Most baseball fans feel they know the rules, but many of them are actually misunderstood, at least their nuances and technical definitions. Even you are fairly well-versed in the rulebook, a primer never hurts, so BP asked the MLB Umpiring Department about 10 of them. Major League Baseball umpire supervisor Charlie Reliford, a 19-year major-league umpire, and Major League Baseball umpire supervisor Larry Young, a 23-year major-league umpire, provided the definitions and clarifications.
Enforcement of the HBP Rule
This question is clearly answered in Official Baseball Rule 6.08:
If the ball is in the strike zone when it touches the batter, it shall be called a strike, whether or not the batter tries to avoid the ball. If the ball is outside the strike zone when it touches the batter, it shall be called a ball if he makes no attempt to avoid being touched.
APPROVED RULING: When the batter is touched by a pitched ball which does not entitle him to first base, the ball is dead and no runner may advance.
Charlie Reliford: The batter does not have to lean into the pitch to violate the rule. The rule states that if, in the umpire’s judgment, the batter made no attempt to avoid being hit, then the batter is not entitled to first base. This certainly is a more difficult call than a batter leaning into a pitch. One pitch may freeze a batter and he can be awarded first while another batter can be kept at the plate for making no attempt to avoid the pitch. If this rule is enforced, the pitch is a ball or strike by location of the pitch and the ball is dead and no advancement by batter or runners.
Fair and Foul
2.00 A FAIR BALL is a batted ball that settles on fair ground between home and first base, or between home and third base, or that is on or over fair territory when bounding to the outfield past first or third base, or that touches first, second or third base, or that first falls on fair territory on or beyond first base or third base, or that, while on or over fair territory touches the person of an umpire or player, or that, while over fair territory, passes out of the playing field in flight. A fair fly shall be judged according to the relative position of the ball and the foul line, including the foul pole, and not as to whether the fielder is on fair or foul territory at the time he touches the ball.
Rule 2.00 (Fair Ball) Comment: If a fly ball lands in the infield between home and first base, or home and third base, and then bounces to foul territory without touching a player or umpire and before passing first or third base, it is a foul ball; or if the ball settles on foul territory or is touched by a player on foul territory, it is a foul ball. If a fly ball lands on or beyond first or third base and then bounces to foul territory, it is a fair hit.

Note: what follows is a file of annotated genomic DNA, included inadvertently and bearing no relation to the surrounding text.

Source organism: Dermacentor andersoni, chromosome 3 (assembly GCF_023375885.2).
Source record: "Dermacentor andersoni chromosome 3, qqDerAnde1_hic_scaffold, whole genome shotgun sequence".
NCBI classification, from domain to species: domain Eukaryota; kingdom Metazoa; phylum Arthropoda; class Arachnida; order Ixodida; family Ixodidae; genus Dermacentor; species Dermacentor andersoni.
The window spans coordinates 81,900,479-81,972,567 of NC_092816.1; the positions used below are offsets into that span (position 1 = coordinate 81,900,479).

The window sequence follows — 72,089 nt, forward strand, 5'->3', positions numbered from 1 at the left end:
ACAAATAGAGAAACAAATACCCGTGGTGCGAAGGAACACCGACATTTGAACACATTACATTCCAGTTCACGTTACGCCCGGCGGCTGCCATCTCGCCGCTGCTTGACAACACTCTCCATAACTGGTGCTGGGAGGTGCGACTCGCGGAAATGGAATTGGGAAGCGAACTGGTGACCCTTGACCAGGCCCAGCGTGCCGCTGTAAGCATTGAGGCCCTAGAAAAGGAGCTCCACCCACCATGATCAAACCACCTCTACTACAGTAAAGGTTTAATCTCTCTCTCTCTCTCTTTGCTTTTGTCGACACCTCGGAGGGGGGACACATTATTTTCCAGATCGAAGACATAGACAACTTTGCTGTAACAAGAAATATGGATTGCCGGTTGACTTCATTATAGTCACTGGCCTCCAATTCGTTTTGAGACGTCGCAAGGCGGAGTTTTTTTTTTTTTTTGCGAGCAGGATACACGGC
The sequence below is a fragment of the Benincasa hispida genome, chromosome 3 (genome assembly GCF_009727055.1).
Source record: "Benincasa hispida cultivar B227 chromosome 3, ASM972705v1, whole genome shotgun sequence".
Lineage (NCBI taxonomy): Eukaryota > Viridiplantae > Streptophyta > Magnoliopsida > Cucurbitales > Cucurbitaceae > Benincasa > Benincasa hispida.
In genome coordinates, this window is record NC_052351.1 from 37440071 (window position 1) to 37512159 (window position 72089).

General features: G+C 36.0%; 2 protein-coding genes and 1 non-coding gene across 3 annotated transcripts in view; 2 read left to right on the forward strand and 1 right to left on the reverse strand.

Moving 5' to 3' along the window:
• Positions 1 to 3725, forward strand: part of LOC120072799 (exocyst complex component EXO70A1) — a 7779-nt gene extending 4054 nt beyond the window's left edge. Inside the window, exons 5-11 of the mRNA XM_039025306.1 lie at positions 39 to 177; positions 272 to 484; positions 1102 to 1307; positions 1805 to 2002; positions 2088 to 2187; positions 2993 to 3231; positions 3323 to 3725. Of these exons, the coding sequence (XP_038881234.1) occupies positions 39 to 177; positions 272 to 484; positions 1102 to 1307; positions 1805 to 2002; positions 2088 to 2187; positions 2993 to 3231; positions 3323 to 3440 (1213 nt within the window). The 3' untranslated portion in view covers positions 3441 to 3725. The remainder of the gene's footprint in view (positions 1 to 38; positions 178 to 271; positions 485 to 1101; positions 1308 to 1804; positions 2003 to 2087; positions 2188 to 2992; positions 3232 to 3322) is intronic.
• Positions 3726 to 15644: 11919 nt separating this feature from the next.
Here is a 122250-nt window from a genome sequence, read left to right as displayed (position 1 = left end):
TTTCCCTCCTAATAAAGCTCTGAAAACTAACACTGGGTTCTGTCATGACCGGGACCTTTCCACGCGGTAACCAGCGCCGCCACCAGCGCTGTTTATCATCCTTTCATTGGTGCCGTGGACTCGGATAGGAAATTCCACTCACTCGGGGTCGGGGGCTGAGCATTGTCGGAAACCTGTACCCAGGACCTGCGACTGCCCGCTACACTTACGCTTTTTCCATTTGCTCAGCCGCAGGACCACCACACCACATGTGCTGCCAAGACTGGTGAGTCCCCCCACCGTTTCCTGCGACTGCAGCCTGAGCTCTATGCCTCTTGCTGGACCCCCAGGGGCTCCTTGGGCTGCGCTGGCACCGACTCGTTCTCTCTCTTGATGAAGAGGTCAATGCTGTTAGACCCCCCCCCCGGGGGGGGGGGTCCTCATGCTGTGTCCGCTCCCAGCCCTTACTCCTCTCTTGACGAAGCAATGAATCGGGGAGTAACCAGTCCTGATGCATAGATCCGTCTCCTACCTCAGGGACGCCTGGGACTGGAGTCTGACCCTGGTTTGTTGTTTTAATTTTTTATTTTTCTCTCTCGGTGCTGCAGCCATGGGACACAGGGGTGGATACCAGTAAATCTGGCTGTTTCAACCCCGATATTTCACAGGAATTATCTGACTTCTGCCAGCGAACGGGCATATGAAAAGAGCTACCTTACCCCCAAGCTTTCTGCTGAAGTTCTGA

Clubs, increasingly, are erecting tall foul poles at the fence line with a wire netting extending along the side of the pole on fair territory above the fence to enable the umpires more accurately to judge fair and foul balls.
FAIR TERRITORY is that part of the playing field within, and including the first base and third base lines, from home base to the bottom of the playing field fence and perpendicularly upwards. All foul lines are in fair territory.
Charlie Reliford: First, we must make the distinction between a ball that is over fair or foul territory from a ball that has become fair or foul. A ball that is in flight that has not been touched or left the playing field is in flight over fair or foul territory but is not yet fair or foul. A ball becomes fair or foul in one of four ways:
- A ball in flight is touched (offense, defense, or umpire) or leaves the playing field in flight.
- A ball in flight lands on or past first, or third base.
- A bounding ball is touched before first or third base.
- A bounding ball stops before reaching first or third base.
The most common misinterpretation is the ball rolling anywhere in the infield is not yet fair or foul. It hasn’t bounded past the base, been touched, or stopped. That is why the ball that hits the pitcher’s plate and bounds into foul territory where it stops or was touched is foul. It is not yet fair at the
pitcher’s mound, it has not been touched or stopped before first base. Any ball could land well within the infield and eventually roll foul or conversely land in foul territory and roll fair. In your question about the pitcher’s plate, the ball that is over fair territory when it touches the plate it is not fair or foul yet.